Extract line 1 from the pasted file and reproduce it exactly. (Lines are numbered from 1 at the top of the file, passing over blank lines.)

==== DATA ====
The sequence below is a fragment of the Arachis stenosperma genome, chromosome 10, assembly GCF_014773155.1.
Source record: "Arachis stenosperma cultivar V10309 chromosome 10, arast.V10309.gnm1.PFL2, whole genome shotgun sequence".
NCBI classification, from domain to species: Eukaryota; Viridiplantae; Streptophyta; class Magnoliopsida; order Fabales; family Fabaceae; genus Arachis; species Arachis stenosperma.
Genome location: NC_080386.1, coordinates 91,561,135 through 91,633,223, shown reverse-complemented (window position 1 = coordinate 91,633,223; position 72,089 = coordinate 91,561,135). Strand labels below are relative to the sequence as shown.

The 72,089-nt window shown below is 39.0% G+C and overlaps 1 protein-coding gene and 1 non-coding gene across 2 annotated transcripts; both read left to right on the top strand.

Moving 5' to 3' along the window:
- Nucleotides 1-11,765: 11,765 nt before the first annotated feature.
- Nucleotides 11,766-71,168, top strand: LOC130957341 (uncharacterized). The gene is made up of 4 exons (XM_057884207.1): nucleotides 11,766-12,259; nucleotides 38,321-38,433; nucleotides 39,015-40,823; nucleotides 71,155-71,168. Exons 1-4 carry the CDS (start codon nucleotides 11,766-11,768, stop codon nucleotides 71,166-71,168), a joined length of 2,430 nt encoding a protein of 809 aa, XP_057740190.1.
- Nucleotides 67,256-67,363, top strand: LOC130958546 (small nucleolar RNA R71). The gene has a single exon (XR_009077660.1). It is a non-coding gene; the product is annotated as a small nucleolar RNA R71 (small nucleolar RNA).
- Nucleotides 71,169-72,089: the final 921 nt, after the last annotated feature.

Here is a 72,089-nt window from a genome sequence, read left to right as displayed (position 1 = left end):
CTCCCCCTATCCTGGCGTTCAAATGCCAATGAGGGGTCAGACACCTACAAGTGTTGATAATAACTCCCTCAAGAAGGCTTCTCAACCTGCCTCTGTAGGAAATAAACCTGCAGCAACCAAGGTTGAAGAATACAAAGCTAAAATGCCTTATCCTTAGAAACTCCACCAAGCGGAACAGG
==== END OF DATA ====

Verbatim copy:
The sequence below is a fragment of the Arachis stenosperma genome, chromosome 10, assembly GCF_014773155.1.